The opportunity to go abroad was invented in the 1970s. It consisted of a trip to France, commonly on a ferry to a camping site. Before this a holiday was to Cornwall where a visit to a beach involved wellies and rain coats and buckets and spades. In France, the food would be weird and foreign.

Fast Food
The special treat of the week might be Friday night fish and chips. This came wrapped in newspaper which was biodegradable and involved no plastic at all. A solid form of recycling.

Bed Clothes
Sleeping involved two items. They were sheets and blankets. The blanket was a warm woollen device that was inevitably too got or too cold. Getting between the blankets was normally the worst part.

Central Heating
Radiators were heating devices but they might not be centrally controlled. The temperature in each room could vary and might need to be switched on by hand.

There are about two albums of photos from my childhood. Each time a memory was needed either 12, 24 or 36 photos could be taken with a special camera. The photos were a complete surprise. They would be taken to a shop and given to someone. After a week, photos could be collected and it was often a surprise when they were seen for the first time especially if the film came back blank.

There was a TV show called The Wombles. They collected stuff left lying about and put it to good use instead of throwing it away.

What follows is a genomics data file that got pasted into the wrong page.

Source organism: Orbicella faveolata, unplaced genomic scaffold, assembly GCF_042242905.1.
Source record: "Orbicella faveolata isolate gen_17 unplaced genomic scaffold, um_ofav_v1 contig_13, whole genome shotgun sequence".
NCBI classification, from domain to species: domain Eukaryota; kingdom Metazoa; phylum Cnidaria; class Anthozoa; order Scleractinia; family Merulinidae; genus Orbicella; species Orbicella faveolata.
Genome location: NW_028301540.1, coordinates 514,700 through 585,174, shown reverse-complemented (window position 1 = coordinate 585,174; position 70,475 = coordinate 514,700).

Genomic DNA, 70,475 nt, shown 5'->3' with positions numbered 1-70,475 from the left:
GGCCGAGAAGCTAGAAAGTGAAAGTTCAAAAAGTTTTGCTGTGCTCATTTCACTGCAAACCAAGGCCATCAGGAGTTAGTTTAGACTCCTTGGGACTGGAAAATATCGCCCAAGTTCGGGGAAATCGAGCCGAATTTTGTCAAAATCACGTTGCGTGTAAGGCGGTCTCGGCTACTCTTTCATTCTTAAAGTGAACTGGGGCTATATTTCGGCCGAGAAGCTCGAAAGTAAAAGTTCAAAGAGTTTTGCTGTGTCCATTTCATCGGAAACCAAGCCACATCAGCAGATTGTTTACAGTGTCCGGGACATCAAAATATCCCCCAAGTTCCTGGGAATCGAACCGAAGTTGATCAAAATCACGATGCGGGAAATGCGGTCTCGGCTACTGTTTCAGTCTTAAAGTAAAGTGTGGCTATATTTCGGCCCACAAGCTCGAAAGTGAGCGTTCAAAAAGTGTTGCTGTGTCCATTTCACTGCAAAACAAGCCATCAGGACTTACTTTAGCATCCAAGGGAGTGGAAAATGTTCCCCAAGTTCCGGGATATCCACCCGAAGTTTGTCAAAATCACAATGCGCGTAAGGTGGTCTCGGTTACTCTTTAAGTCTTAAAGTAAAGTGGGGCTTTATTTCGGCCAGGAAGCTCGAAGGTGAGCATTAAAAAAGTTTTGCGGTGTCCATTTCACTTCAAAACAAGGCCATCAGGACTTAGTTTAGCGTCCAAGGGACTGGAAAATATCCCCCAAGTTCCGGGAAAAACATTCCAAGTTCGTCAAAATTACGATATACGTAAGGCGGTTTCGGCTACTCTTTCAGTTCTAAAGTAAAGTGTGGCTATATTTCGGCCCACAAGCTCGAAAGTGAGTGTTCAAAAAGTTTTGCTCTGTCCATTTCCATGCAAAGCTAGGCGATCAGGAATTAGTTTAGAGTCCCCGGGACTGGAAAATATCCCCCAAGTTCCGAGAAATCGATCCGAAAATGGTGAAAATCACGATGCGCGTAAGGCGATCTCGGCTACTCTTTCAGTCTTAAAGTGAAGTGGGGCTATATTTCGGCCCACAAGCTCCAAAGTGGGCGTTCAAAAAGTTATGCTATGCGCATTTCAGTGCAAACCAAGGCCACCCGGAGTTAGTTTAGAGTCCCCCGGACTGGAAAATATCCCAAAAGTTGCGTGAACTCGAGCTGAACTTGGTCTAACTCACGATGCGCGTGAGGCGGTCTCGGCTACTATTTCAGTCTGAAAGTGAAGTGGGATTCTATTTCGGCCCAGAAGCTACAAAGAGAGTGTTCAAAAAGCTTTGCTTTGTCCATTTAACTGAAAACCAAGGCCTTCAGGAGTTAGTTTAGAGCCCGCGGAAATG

<a href="http://“>The Wombles

I’m fairly sure that we had a lot less stuff then.


25 comments on “A tribute to The Wombles: living in the 1970s

  1. Pingback: A tribute to the Wombles: living in the 1970s | Green Lizard's Blog

  2. bee76
    April 12, 2014

    I was born in the mid 70s so don’t remember everything mentioned above but I was just thinking this morning funnily enough about the non-gender specific toys in primary colours that me and my brother used to play with back then. It’s hard today to buy presents for my nieces and nephews which aren’t either pink or blue and very much for either boys or girls which is such a shame.


    • lizard100
      April 12, 2014

      It’s odd how consumerism can be so manipulative.


  3. Sarah
    April 12, 2014

    Just had a lovely half hour sharing this with my hubby and youngest son. He remembers a stand pipe on the village green (I remember being bathed in my grandma’s kitchen sink that summer). And on nappies…when I was heavily pregnant, an elderly lady up the road told me she felt sad that you never see washing lines of nappies drying in the sun. I told her that we’d got washable nappies, she looked really shocked. I loved them. And loved the Wombles trip down memory lane. Thank you 🙂